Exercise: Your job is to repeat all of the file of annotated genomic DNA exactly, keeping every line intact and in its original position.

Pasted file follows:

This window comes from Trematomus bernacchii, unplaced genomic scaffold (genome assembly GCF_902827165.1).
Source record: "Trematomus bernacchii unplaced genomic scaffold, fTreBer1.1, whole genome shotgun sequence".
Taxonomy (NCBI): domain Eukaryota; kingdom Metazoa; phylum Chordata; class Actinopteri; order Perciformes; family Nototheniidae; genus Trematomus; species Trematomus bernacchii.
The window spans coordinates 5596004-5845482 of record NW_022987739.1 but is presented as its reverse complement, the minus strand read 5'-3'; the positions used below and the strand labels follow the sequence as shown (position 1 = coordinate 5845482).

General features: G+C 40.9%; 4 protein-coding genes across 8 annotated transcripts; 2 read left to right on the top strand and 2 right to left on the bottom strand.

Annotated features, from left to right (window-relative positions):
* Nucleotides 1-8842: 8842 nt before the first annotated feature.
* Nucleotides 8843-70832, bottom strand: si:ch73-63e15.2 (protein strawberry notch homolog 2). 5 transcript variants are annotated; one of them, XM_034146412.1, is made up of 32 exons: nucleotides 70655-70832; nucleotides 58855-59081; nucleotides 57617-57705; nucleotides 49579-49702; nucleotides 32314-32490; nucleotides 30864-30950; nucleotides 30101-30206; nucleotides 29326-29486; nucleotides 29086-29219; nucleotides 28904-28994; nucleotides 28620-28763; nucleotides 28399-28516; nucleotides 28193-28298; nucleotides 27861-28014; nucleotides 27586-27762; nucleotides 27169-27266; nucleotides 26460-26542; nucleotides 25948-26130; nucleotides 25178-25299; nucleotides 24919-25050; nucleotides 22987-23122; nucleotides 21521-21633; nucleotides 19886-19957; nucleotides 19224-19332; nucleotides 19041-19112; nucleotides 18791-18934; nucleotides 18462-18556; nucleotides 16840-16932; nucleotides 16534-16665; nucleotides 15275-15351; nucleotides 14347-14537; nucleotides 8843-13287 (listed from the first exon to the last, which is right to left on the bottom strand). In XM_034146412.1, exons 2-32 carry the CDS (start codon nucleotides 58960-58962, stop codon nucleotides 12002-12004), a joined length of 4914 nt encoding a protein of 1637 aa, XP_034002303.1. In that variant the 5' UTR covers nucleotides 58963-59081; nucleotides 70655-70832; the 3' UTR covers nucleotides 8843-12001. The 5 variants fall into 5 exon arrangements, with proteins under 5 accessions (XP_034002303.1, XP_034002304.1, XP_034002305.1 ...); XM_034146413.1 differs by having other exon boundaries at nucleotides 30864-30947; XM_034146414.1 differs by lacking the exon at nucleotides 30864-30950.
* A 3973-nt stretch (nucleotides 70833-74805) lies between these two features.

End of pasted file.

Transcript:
This window comes from Trematomus bernacchii, unplaced genomic scaffold (genome assembly GCF_902827165.1).
Source record: "Trematomus bernacchii unplaced genomic scaffold, fTreBer1.1, whole genome shotgun sequence".
Taxonomy (NCBI): domain Eukaryota; kingdom Metazoa; phylum Chordata; class Actinopteri; order Perciformes; family Nototheniidae; genus Trematomus; species Trematomus bernacchii.
The window spans coordinates 5596004-5845482 of record NW_022987739.1 but is presented as its reverse complement, the minus strand read 5'-3'; the positions used below and the strand labels follow the sequence as shown (position 1 = coordinate 5845482).

General features: G+C 40.9%; 4 protein-coding genes across 8 annotated transcripts; 2 read left to right on the top strand and 2 right to left on the bottom strand.

Annotated features, from left to right (window-relative positions):
* Nucleotides 1-8842: 8842 nt before the first annotated feature.
* Nucleotides 8843-70832, bottom strand: si:ch73-63e15.2 (protein strawberry notch homolog 2). 5 transcript variants are annotated; one of them, XM_034146412.1, is made up of 32 exons: nucleotides 70655-70832; nucleotides 58855-59081; nucleotides 57617-57705; nucleotides 49579-49702; nucleotides 32314-32490; nucleotides 30864-30950; nucleotides 30101-30206; nucleotides 29326-29486; nucleotides 29086-29219; nucleotides 28904-28994; nucleotides 28620-28763; nucleotides 28399-28516; nucleotides 28193-28298; nucleotides 27861-28014; nucleotides 27586-27762; nucleotides 27169-27266; nucleotides 26460-26542; nucleotides 25948-26130; nucleotides 25178-25299; nucleotides 24919-25050; nucleotides 22987-23122; nucleotides 21521-21633; nucleotides 19886-19957; nucleotides 19224-19332; nucleotides 19041-19112; nucleotides 18791-18934; nucleotides 18462-18556; nucleotides 16840-16932; nucleotides 16534-16665; nucleotides 15275-15351; nucleotides 14347-14537; nucleotides 8843-13287 (listed from the first exon to the last, which is right to left on the bottom strand). In XM_034146412.1, exons 2-32 carry the CDS (start codon nucleotides 58960-58962, stop codon nucleotides 12002-12004), a joined length of 4914 nt encoding a protein of 1637 aa, XP_034002303.1. In that variant the 5' UTR covers nucleotides 58963-59081; nucleotides 70655-70832; the 3' UTR covers nucleotides 8843-12001. The 5 variants fall into 5 exon arrangements, with proteins under 5 accessions (XP_034002303.1, XP_034002304.1, XP_034002305.1 ...); XM_034146413.1 differs by having other exon boundaries at nucleotides 30864-30947; XM_034146414.1 differs by lacking the exon at nucleotides 30864-30950.
* A 3973-nt stretch (nucleotides 70833-74805) lies between these two features.